I Love Grilling Meat December 2018.

December 2018

MEAT Insider


Smoked Sausage 101 What You Need to Know to Get Started with Sausage

Whenmy grandfather came over to the U.S. from Ireland, he brought his sausage-making skills and his recipes with him. Those are skills that were passed on tomy father, and then on tome. And, thankfully, I was able to save a lot of his old recipes. For newbies, smoked sausage is a pretty easy and flavorful sausage to make. It’s a good“starter”sausage. You can get used tomaking it with a meat grinder and stuffing the sausage before moving onto the other kinds of sausage.

When you buy casings (which you can get frommany butcher supply companies, as well as the companies I listed above), such as hog or beef casings, they’ll usually come dried out. What you want to do is separate the strands. They often come in 5-foot

lengths. Find one end and run it under the sink first — just the end for now. This ensures you don’t lose the end when you soak the rest of the casing. When the end is nice andmoist, you can soak the rest of each strand in warmwater for about 30 minutes. Just be sure to hang the pre-soaked end over the edge of the cup, dish, or tub you are using to soak the rest of the casing. After about 30 minutes, you’re ready to start stuffing. Grab the end of the casing with your thumb and forefinger, give it a little rub, and you should be able to find the opening to put over the stuffer nozzle. If you can get an extra hand or two to help out, I certainly recommended it! If you’ve never made sausage before, for the first fewminutes, you’re going to want to get a feel for it as you keep one hand on the casing and nozzle and another hand on the crank. As you fill the casing, you can twist it (three times clockwise on one end, three times counterclockwise on the next end, repeating with each link) or tie it every 9 inches. That’s a good length to work with when you get to the smoking part of this adventure. You’ll eventually find a rhythm, but you do want to be patient with the machine, the casing, and yourself. Alright, with your sausages stuffed, it’s time tomove on to smoking! The goal with smoking sausage is to bring the sausage up to an internal temperature of about 150 F. If they get any warmer than 165 F, they turn to sawdust and they’re no fun to eat.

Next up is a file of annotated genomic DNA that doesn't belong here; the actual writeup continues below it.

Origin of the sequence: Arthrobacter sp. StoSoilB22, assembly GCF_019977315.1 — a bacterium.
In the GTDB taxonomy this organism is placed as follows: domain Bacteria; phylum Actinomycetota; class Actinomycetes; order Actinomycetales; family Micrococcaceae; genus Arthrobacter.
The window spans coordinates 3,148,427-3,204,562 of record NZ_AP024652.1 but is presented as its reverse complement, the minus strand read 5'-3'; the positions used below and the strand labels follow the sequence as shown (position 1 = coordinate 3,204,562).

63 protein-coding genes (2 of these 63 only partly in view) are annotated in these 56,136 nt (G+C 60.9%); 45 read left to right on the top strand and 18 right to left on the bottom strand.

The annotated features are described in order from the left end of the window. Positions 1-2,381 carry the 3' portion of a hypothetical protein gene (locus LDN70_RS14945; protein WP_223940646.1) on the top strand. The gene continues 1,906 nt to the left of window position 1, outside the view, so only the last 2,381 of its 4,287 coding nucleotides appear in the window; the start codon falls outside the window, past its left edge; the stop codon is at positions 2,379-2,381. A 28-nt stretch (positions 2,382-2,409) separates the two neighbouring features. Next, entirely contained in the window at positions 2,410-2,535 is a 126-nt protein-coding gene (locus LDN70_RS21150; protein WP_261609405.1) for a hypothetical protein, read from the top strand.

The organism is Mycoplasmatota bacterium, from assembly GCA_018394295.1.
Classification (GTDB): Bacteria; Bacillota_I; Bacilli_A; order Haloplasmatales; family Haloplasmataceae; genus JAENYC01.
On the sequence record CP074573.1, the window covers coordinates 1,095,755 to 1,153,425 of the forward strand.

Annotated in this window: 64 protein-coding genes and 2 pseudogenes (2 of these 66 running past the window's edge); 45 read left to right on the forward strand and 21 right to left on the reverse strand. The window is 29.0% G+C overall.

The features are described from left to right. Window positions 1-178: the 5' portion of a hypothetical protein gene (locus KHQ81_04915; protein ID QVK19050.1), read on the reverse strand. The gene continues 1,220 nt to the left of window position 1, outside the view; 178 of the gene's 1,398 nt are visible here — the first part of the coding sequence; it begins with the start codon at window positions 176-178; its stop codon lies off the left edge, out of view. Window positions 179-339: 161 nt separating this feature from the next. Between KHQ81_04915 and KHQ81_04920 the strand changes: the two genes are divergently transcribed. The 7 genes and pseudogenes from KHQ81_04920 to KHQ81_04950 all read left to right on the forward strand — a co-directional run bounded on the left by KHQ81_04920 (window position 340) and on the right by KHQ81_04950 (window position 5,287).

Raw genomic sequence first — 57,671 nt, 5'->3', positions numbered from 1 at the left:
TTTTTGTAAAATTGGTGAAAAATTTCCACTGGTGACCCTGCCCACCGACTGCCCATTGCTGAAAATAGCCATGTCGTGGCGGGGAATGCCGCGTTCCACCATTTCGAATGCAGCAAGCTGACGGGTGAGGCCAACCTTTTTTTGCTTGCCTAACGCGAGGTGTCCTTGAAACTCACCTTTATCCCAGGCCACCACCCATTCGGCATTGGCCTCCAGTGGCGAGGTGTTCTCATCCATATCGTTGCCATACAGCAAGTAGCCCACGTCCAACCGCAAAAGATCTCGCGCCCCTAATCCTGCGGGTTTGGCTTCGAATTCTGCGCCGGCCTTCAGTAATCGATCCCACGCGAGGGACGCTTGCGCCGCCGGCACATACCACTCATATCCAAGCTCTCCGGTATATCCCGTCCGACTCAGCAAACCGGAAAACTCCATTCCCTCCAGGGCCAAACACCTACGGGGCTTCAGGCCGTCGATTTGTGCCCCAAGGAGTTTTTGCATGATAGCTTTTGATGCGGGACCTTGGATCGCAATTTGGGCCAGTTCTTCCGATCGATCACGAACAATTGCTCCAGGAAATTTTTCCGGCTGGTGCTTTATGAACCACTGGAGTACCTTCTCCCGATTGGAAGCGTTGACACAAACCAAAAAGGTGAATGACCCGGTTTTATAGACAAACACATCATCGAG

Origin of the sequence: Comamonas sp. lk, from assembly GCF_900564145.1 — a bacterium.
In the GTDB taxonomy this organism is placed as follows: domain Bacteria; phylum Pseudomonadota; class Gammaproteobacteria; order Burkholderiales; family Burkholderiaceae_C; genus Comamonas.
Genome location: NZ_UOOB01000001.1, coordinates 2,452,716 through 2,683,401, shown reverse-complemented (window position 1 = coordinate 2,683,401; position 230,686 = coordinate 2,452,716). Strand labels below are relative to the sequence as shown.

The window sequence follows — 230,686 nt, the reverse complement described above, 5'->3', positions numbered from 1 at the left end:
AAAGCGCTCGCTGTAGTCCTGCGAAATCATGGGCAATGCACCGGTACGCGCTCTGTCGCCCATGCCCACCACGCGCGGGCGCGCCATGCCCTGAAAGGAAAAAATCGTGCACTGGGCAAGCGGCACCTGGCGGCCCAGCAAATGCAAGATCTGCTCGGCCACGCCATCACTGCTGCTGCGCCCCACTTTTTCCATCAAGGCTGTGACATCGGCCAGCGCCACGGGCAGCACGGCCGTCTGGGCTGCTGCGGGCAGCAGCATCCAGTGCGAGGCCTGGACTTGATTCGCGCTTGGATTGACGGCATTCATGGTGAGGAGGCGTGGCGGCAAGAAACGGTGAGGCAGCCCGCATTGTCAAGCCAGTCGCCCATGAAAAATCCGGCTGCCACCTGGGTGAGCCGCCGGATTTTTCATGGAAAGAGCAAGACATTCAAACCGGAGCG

The best place to start is with the grinding process. This part can be pretty involved between grinding your meat to the right consistency and finding the right casings. When it comes to the meat itself, my go-to is pork (pork shoulder or butt). It has a good 70/30 meat-to-fat ratio, making it perfect for smoking.

If you don’t currently own your own grinder, thankfully there are many grinders on the market that can be purchased for under $100. You can get them at Bass Pro Shops, Gander Outdoors, Cabela’s, or online. They come in different sizes and styles, so you can find one that fits your needs. A lot of my grinders came from LEM, a company well-known for its meat processing equipment. I started out with a hand-crank sausage grinder back in the day. It was something that was passed down frommy grandmother. She also had a cast-iron sausage stuffer, which doubles as a fruit press. I actually still have both and use them every once in a while. They’re great tools to have whether you want some homemade bologna or apple juice! Now, for someone who has never made sausage before, it’s the casing that can be a little intimidating. Getting the end of the casing over the spout of the stuffer isn’t always the easiest task, but I have a few tips to get you started.

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